Rumsfeld noted that, despite the destruction of nearly 20 acres in the heart of Paris, "The French people are nuanced enough to know that this act of depravity may well have no real military solution. It really is a much deeper problem arising out of postcolonial poverty and historical grievances about Europe's past imperial presence abroad."

And in yet still another show of solidarity, Rumsfeld promised that the United States "would cede to the greater French expertise in a region historically better known to its former colonial powers." Dismissing rumors that the United States might help to transport French ground troops to Afghanistan or allow French pilots to use American carriers, Rumsfeld nevertheless left his French hosts without any doubt of "full" American support: "No French diplomat, good golly, thinks that you can solve something like this by sending in B-52s and Special Forces to bomb a bunch of caves."

Paris, December 24, 2001 - "Enough Pain to Go Around"

Ex-President Clinton, who earlier toured Ground Zero on Christmas Eve, expressed his deep-felt sorrow to the French people in an impromptu address at the Sorbonne. "The tragedy is that I was hours away from getting bin Laden, anticipating throughout my administration just such an event. Had the Congress passed my anti-terror legislation we would have had 100,000 federal marshals at every world capital to stop this nonsense."

Clinton, Europe's best-loved American president, then in polite tones of admonition reminded his hushed audience in both French and English, "L'homme est né libre, et partout il est dans les fers. So we must conceptualize barbarity in its proper historical landscape. Your gallant Gallic hands nevertheless also have been equally bloodthirsty. In the not too-distant past Vercingetorix in some sense was a terrorist himself. And we are all big enough to recall that not long ago the Franks - both at Poitiers and then on Crusade most recently in Jerusalem - butchered thousands of Muslims. So we are seeing a historical context of past grievance married to the more recent colonial fallout from Algeria. No one is perfect. We all grieve. There is pain. Pain there is all around."

Brussels, November 11 - "Anchors Away"

The EU Foreign Minister, Louis Michel, promised pan-European "collective" action to "stamp out these illegals" at their source, threatening to galvanize the entire continent in an "overwhelming" response. "Unless these terrorists set things right, they may see something bigger than Trafalgar." The Irish defense minister warned al Qaeda that they were on the verge of "receiving an awfully bloody nose." And the Dutch defense command upped the ante with some saber-rattling of its own: "The blood will be on Mr. bin Laden's hands, not ours - if in the end we are persuaded or even forced beyond our control to actually in many cases intrude and perhaps even attack for long or perhaps extended periods of time including and not limited to many days in duration."

At the time of the Michel communiqué, anonymous sources reported that a "huge" European armada of two frigates and an auxiliary helicopter carrier were said to be reconnoitering off Malta on their way to patrol the coast of Pakistan. The Carrier Task Force ("Force de Frappe" #16a3) will be under seasoned Italian command, with veteran Spanish pilots, and Norwegian gunnery officers, supported in depth by crack Portuguese reconnaissance and sophisticated Finnish telecommunications. The Belgian military attaché issued a final ultimatum to Mr. bin Laden: "Al Qaeda will quickly learn that the entire coast of Pakistan is soon to be closely watched. The perpetrators of this foul deed are now bottled up and soon will find themselves pretty much confined within the Asia-Africa land mass."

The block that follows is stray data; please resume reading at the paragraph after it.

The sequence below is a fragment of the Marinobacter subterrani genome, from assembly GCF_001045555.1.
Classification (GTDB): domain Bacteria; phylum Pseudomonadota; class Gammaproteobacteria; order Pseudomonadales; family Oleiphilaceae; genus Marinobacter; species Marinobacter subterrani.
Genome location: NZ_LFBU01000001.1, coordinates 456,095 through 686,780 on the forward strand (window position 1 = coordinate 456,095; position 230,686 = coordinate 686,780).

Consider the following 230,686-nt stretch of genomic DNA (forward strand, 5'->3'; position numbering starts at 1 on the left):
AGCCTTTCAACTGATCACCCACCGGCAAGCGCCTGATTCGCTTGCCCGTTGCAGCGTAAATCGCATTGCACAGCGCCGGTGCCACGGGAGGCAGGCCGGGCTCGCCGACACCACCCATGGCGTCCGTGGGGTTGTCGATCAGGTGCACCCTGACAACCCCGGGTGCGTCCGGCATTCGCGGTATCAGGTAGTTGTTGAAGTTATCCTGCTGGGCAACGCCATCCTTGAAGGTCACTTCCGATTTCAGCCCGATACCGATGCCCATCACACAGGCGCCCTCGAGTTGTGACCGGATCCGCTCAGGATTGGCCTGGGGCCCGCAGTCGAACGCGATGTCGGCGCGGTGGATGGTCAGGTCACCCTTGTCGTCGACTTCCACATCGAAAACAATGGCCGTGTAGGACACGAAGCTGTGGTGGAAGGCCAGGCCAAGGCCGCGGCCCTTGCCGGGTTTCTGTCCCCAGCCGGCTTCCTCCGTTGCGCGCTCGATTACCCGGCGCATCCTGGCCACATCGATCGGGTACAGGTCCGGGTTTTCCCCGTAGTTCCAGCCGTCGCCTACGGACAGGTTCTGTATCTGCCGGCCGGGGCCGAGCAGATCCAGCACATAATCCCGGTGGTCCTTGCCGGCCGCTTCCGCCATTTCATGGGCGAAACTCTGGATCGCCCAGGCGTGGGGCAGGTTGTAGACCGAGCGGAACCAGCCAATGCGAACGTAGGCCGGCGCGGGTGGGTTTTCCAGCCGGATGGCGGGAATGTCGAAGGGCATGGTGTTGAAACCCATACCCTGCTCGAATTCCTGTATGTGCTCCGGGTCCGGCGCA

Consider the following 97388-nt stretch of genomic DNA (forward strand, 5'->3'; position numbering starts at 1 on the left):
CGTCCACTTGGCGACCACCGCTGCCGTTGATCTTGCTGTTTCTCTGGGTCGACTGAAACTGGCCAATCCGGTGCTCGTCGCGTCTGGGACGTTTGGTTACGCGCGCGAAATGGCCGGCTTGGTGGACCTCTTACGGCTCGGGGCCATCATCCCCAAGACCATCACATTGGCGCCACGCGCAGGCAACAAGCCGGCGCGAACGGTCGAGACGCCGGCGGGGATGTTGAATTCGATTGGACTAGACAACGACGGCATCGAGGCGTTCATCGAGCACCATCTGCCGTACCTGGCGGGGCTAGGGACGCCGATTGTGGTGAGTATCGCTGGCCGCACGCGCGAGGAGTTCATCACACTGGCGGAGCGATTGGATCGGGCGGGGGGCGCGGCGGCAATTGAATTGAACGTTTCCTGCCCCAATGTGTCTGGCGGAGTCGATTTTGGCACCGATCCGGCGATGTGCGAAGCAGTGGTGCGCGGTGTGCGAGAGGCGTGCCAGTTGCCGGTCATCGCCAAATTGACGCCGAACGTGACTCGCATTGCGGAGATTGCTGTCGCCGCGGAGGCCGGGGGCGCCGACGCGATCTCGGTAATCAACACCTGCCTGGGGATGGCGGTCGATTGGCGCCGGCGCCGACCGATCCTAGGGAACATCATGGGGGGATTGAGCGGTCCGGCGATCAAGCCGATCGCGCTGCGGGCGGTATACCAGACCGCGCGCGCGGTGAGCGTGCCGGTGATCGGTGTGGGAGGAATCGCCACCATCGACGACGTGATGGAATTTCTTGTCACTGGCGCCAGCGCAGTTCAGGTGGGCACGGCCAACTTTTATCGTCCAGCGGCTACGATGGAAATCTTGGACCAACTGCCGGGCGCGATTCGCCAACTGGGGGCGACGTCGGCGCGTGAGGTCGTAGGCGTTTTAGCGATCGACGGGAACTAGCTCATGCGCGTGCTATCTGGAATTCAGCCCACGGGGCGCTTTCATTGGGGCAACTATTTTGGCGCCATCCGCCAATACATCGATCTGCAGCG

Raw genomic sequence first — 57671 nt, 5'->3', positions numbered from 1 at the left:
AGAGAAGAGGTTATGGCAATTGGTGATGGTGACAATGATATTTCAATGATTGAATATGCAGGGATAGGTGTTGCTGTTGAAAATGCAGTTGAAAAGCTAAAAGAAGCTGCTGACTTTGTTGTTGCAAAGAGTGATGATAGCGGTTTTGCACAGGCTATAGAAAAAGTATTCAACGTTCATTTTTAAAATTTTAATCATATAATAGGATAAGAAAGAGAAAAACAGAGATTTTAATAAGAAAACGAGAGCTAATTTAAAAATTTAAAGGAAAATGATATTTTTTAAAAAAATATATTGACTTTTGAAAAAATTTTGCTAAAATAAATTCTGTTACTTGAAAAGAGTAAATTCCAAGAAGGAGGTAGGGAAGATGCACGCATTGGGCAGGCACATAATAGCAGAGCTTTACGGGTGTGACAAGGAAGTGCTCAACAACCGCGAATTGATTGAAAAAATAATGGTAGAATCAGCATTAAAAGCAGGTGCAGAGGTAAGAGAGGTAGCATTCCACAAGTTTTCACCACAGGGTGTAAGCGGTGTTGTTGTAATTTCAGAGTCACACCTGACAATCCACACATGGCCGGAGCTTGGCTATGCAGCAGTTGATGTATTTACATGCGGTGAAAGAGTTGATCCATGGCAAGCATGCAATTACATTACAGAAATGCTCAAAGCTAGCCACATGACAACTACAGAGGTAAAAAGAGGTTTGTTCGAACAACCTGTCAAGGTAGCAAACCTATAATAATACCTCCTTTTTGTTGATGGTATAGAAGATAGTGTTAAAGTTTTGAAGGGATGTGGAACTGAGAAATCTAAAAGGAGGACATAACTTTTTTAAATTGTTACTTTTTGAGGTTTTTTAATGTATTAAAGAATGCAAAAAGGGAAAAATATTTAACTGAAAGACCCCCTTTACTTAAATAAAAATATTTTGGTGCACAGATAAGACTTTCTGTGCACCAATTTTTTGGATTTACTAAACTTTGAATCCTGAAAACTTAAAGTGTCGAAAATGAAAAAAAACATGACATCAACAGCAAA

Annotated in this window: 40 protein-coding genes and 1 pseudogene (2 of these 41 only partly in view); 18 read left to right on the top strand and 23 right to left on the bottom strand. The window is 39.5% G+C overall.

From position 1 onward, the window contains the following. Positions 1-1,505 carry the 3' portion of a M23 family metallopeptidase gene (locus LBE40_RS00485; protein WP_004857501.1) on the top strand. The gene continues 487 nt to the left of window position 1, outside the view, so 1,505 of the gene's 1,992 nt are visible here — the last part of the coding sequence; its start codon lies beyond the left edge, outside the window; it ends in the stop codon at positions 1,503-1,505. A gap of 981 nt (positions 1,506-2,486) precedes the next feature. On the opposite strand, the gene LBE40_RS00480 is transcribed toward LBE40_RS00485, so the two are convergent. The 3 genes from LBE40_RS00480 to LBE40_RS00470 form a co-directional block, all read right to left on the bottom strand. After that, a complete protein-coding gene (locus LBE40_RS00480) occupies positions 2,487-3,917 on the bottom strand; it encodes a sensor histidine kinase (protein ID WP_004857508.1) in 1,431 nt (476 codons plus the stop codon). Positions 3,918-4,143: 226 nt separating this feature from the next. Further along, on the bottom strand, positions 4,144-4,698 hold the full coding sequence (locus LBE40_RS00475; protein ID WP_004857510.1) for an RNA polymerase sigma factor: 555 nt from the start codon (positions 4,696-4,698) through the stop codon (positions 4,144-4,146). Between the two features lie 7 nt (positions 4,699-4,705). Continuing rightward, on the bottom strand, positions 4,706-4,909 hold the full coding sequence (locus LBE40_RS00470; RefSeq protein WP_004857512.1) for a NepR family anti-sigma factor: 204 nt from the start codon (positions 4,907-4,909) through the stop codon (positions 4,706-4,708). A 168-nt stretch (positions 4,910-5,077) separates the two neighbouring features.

Paris, November 9 - "Lafayette We Are Here"

The American Secretary of State, Colin Powell, visiting the cinders of the Louvre, reiterated the solidarity of the American people with their French allies. Powell announced to cheering throngs afterwards on the Champs de Élysées that help would be "massive" and "just might include" four search-and-rescue teams - all equipped with dogs; more than 100 American riot policepersons; a mobile Medivac company; and - if the situation "worsens" - a "sophisticated" canteen unit...<hr></blockquote>

[ 02-16-2002: Message edited by: roger_ramjet ]</p>
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post #245 of 369
Thread Starter 
[quote]Originally posted by groverat:
<strong>
The support the United States recieved for her actions in Afghanistan were amazingly weak.</strong><hr></blockquote>

Not true. NATO acknowledged it as a article five situation and all countries I have heard of in the alliance offered help. And not just intelligens but ships, air support, fighter planes, everything up to ground troops. The big mystery in many european countries is why US didn´t use the help offered

[quote]<strong>
Timo, I don't know if that article (the one under the picture of Chirac) is supposed to dissuade me because it seems to make my point entirely valid. It was 20 days after thousands of our citizens had been brutally murdered that our "allies" were demanding things of us before we acted to go after those that attacked us.</strong><hr></blockquote>

Not true. When shown secret proof of Al Quadas responsibility for the attack from the US very soon after the attack they officially put the blame on AQ and OBL. Face it: Europe was with you all the way with Afghanistan. It is the broadening of the war Europe have something against.